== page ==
A Deep Dive Into Growth vs. Value

May 19, 2021 | Matt Barasch


We look at whether value stocks after a long period of poor relative performance have now seized the reins of outperformance from growth stocks.

The market has shifted over the past 9-months, which has caused many to come out and proclaim that the growth trade is dead and that value will prevail for the next several years, if not longer. Before we get to that, let’s take a look at some charts that plot the relationship between growth and value going back over the past 30-years or so. We are going to look at this over five phases.

Let’s start with the 1990’s when, for much of the decade, both growth and value were strong performers:

As you can see, both groups did exceptionally well with the charts looking nearly identical. The 10% gap in price performance is basically offset by the difference in dividend yields (value yields tend to be 2% to 3% higher than growth yields), so essentially, nothing was gained from one to the other. The narrative over this time was one of general peace throughout the world, a new age of technology and strong growth. Okay, let’s move to our second phase:

Here, we have narrowed up the timeframe to just under 3-years. From 1998 to part way through 2000, growth absolutely smoked value to the tune of about 75%! The kickoff to this massive growth outperformance was sandwiched by two major crisis – the Asian Crisis of the summer of 1997 and Russian ruble crisis of the summer of 1998. Thus, the narrative of relative calm changed.

The Fed and other global central banks poured unprecedented (for the time) stimulus into the system to head off the crises against a backdrop of a very strong U.S. economy, which lit a fire under growth stocks. Add to this the impending doom of Y2K and sharp ramp up in IT spending both because of this and because of the boom in internet related telecom spending and value managers were either seeing massive outflows or worse, while a new paradigm of growth was here to stay.

Okay, let’s now shift to phase 3:

The tech bubble burst and with it the growth over value trade with all of the relative gains of '98-'00 wiped out over the next seven or so years. The phase also kicked-off with the election of George W. Bush. It also was fairly closely aligned with the September 11th attacks and a shift from a world largely at peace to a world at war with terrorism.

The shift to value lasted until October of 2007, which also coincides with where many would carbon date the beginnings of the global financial crisis. Lastly, the 2000 to 2007 period was marked by one of the longest Fed tightening campaigns of all-time, which was designed in part to offset large tax cuts and increased government spending. Okay, let’s shift to phase 4:

Let’s call this the calm before the storm. Again, growth outperforms, by 40% or so over 9-years, especially when we account for yield differentials is not an enormous difference. We should also take note that the beginning of the phase roughly matched another transfer of power, this time from Bush II to Obama. There was a lot of stimulus in the system to be sure, but this was challenged by very low growth, so the environment was both unfavorable and favorable for all. Okay, let’s shift to now to our final phase:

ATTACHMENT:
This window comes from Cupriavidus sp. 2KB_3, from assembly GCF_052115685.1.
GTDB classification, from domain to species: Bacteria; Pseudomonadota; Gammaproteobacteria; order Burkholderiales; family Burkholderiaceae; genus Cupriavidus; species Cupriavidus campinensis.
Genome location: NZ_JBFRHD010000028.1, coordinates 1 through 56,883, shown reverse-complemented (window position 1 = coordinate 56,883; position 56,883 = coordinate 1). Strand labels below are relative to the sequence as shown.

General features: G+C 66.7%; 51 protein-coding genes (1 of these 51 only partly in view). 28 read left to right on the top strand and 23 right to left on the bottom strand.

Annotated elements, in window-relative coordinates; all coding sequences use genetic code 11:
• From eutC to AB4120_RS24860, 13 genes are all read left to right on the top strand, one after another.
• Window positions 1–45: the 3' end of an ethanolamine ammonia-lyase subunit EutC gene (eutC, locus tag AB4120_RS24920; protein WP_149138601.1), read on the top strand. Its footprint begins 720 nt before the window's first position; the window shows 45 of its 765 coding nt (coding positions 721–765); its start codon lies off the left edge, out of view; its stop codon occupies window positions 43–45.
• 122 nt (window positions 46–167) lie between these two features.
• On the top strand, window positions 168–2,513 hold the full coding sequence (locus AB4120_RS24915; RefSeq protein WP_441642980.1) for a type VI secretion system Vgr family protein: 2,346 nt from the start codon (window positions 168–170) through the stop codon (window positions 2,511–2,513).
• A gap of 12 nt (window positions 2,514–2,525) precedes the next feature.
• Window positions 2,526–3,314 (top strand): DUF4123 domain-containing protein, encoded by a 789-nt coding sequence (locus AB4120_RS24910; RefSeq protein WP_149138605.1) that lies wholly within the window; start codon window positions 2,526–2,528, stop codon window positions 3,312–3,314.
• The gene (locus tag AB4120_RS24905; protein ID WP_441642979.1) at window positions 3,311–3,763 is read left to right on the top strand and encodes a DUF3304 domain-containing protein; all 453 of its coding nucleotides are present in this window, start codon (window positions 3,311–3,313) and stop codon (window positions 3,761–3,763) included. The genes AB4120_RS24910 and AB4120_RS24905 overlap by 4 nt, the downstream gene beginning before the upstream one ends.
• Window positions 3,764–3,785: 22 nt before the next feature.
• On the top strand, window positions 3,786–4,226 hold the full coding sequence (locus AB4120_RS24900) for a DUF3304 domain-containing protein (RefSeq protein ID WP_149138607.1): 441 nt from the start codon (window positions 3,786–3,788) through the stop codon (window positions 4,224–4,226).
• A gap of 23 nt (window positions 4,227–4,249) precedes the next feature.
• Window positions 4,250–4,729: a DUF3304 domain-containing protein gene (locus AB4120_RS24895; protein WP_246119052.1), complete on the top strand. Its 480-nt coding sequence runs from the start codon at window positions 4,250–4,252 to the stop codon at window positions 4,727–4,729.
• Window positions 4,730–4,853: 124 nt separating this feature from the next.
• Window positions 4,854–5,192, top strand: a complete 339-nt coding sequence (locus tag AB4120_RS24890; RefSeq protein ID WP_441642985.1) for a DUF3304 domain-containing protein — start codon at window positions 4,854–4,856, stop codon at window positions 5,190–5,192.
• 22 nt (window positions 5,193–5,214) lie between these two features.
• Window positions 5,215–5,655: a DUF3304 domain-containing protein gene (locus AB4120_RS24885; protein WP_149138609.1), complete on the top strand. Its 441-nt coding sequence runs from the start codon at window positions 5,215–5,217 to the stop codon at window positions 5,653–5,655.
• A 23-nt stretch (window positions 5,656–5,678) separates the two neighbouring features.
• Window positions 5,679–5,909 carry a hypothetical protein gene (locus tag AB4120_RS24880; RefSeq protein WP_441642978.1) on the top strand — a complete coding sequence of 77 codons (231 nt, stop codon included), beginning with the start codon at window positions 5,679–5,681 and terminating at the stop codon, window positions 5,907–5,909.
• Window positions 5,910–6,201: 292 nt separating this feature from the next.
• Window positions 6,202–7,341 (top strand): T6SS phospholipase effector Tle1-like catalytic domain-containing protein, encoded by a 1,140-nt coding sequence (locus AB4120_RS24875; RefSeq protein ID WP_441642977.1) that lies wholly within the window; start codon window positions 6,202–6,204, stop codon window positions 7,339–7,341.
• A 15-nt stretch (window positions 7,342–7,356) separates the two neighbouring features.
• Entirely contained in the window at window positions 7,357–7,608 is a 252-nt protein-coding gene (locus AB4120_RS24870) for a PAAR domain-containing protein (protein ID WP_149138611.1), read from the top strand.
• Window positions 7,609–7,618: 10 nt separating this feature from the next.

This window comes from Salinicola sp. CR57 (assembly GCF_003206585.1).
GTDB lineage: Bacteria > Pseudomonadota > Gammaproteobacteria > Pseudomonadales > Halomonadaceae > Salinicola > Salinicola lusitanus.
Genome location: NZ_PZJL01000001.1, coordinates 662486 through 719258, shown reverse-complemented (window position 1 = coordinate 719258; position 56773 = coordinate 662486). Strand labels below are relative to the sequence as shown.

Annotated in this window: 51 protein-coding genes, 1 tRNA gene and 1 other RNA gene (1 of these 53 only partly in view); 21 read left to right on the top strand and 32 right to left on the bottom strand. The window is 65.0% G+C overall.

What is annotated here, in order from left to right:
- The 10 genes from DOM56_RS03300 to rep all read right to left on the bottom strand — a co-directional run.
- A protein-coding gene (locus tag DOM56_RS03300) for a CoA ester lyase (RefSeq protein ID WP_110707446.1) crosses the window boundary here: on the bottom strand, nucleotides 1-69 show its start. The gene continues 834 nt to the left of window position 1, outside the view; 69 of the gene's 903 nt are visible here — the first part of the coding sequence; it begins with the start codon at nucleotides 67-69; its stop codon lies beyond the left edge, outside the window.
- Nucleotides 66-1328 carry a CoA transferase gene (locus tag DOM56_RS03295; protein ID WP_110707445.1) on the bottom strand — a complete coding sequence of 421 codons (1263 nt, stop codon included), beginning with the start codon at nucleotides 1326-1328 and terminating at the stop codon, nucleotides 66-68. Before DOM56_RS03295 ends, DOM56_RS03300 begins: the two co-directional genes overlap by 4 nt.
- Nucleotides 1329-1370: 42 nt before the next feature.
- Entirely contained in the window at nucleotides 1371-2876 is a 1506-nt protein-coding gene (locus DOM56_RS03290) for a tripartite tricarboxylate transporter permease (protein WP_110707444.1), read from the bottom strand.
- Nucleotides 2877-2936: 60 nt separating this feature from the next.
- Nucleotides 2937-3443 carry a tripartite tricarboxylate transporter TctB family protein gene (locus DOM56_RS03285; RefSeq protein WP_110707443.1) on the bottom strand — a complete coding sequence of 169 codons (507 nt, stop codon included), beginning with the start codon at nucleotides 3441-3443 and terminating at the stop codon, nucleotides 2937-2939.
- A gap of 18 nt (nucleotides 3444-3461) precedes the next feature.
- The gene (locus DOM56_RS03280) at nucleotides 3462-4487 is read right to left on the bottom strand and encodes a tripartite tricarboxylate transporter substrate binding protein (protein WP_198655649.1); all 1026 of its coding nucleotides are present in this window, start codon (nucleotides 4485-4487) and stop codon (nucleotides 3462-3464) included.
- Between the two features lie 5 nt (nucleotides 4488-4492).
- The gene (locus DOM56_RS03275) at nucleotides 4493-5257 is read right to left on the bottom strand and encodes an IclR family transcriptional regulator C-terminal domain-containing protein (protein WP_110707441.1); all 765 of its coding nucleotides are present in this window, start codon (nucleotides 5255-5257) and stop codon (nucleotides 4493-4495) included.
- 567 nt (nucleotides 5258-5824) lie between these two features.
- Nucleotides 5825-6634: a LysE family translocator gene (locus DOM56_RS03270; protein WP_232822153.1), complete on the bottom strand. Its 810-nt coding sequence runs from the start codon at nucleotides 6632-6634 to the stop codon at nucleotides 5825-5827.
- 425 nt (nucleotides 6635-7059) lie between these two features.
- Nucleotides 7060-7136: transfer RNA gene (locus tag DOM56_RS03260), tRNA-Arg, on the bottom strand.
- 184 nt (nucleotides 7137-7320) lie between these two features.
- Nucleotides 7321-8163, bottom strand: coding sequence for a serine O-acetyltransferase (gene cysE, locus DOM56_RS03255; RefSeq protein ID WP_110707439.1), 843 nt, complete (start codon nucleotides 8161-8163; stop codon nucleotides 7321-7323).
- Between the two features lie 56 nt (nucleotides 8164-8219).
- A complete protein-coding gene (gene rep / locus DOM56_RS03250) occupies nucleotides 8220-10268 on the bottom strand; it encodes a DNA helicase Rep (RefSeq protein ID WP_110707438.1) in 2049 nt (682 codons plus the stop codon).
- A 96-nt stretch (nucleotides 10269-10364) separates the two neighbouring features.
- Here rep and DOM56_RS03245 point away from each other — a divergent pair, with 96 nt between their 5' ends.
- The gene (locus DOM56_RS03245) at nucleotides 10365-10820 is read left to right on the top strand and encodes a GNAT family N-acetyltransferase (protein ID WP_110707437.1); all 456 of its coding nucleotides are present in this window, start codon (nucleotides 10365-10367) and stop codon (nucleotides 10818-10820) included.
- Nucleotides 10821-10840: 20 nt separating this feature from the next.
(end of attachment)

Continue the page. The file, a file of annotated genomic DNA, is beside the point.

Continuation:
The start once again coincides with a regime change in the U.S. and the election of Donald Trump, which led to a massive ramp up in stimulus (tax cuts) and deregulation. The Fed, as it had in 2000, was poised to step in and offset the fiscal stimulus through tighter policy, but then either the selloff in stocks that took place in the fourth quarter of 2018 or the constant haranguing from Trump or some combination of both spooked the Fed and they very quickly reversed course. By February of 2020, Growth had outpaced value by nearly 60% over 3-years (or about 50% more than it had in the prior 9-years).

And then COVID hit and with it truly unprecedented stimulus, which drove the outperformance of growth over value a further 50%+. This brings us to the present day, which is not really a phase yet (too soon), but the heart of the argument that is making the rounds today. Let’s first look at a chart and then comment:

So far, over the past 9-months or so, value has outperformed growth by about 21%. This coincided both with the election of Joe Biden and the successful development of vaccines for COVID-19. It also led to even more stimulus, but also the emergence of inflation and the ultimate threat of tightening policy to offset this spike in inflation.

Here are some points on this:

  • While causality is always in question, the 2000, 2008, and 2016 cycles all coincided with changes from one party to the other in the U.S.;
  • Not surprisingly, Fed policy often plays a role in shifts. 1997-2000 saw Fed stimulus in the face of a strong economy, while 2000-07 saw a prolonged tightening cycle. 2007 to 2016 saw unprecedented Fed stimulus and then 2016 to 2020 saw various wild swings in what the Fed was prepared to do;
  • Global events are also a common theme: the Asian and Russian crises, the September 11th attacks, the Global Financial Crisis, the election of Donald Trump, COVID-19;
  • Head-fakes can happen, but they are usually pretty mild – while all of the phases saw periods in which the under-performer outperformed for a period of time, the reversals were generally pretty mild and did not tend to last all that long.

Final Thoughts: All of these pieces are in place to varying degrees today. This does not mean that a new phase has begun, but there is probably enough there to be making changes at the edges or, perhaps, even a bit deeper. The last bullet intrigues me (which is funny because I wrote it, so it is sort of a humble brag as well) as 9-months and 20%+ would be somewhat unprecedented if it were just a head-fake.



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